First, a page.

In addition to its three provinces, Aragon is subdivided into 33 comarcas or counties; all with a rich geopolitical and cultural history from its pre-Roman and Roman days; and from the four centuries of Islamic period as Marca Superior of Al-Andalus or kingdom (or taifa) of Saraqustah, and as lands that once belonged to the Frankish Marca Hispanica; and counties that later formed the Kingdom of Aragon and eventually the empire or Crown of Aragon.



As of 2006, half of Aragon's population, 50.8%, live in the capital city of Zaragoza. Huesca is the only other city in the region with a population greater than 50,000.

The majority of Aragonese citizens, 71.8%, live in the province of Zaragoza; 17.1% in Huesca and 11.1% in Teruel.[2] The population density of the region is the second lowest in Spain: only 26,8/km2; after Castilla La Mancha. The most densely populated areas are around the valley of the river Ebro, particularly around Zaragoza, and in the Pyrenean foothills, while the areas with the fewest inhabitants tend to be those that are higher up in the Pyrenean mountains, and in most of the southern province of Teruеl.

Demographic evolution of Aragon and
percentage of the total national population[3]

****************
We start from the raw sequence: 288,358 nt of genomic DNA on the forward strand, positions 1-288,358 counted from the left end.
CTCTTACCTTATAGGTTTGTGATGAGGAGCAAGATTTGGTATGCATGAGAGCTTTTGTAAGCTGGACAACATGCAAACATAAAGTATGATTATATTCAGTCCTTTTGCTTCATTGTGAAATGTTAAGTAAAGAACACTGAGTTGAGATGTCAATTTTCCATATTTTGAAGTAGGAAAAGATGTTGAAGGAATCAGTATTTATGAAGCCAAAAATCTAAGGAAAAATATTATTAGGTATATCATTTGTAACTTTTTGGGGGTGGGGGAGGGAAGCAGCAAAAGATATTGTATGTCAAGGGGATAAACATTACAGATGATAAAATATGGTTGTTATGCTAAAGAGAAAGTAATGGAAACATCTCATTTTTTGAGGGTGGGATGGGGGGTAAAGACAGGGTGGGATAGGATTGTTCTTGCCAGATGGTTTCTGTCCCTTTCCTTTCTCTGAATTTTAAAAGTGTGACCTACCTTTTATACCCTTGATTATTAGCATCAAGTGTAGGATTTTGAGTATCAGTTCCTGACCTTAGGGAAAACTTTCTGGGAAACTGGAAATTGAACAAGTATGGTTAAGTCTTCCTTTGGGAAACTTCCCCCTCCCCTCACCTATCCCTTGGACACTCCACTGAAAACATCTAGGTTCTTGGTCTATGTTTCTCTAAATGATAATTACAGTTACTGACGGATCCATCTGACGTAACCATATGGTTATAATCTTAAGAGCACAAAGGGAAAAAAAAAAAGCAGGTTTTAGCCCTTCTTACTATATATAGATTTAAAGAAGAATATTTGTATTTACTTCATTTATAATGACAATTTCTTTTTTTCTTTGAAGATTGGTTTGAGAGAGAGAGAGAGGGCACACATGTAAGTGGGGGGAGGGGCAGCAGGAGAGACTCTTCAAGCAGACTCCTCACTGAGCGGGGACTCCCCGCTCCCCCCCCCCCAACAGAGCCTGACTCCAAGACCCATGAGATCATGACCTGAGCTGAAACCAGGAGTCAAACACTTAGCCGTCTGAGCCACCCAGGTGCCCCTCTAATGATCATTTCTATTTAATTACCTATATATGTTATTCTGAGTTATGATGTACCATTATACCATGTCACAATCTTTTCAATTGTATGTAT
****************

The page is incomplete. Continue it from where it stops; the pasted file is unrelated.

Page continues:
1857 1900 1910 1920 1930 1940 1950
Population 880,643 912,711 952,743 997,154 1,031,559 1,058,806 1,094,002
Percentage 5.69% 4.90% 4.77% 4.66% 4.36% 4.07% 3.89%
1960 1970 1981 1991 1996 2001 2006
Population 1,105,498 1,152,708 1,213,099 1,221,546 1,187,546 1,199,753 1,277,471
Percentage 3.61% 3.39% 3.21% 3.10% 2.99% 2.92% 2.86%

Only four cities have more than 20,000 inhabitants: Zaragoza 700,000; Huesca 50,000; Teruel 35,000 and Calatayud 20,000.


Language distribution in Aragon. Spanish is spoken in all of Aragon, and is the only official language.

Spanish is the native language in most of Aragón, and it is the only official language, understood and spoken by virtually everyone in the region. In addition to it, the Aragonese language continues to be spoken in several local varieties in the mountainous northern counties of the Pyrenees, particularly in western Ribagorza, Sobrarbe, Jacetania and Somontano; it is enjoying a resurgence of popularity as a tool for regional identity. In the easternmost areas of Aragón, along the border with Catalonia, varieties of the Catalan language are spoken, including the comarcas of eastern Ribagorza, La Litera, Bajo Cinca, Bajo Aragón-Caspe, Bajo Aragón and Matarraña. The strip-shaped Catalan-speaking area in Aragon is often called La Franja.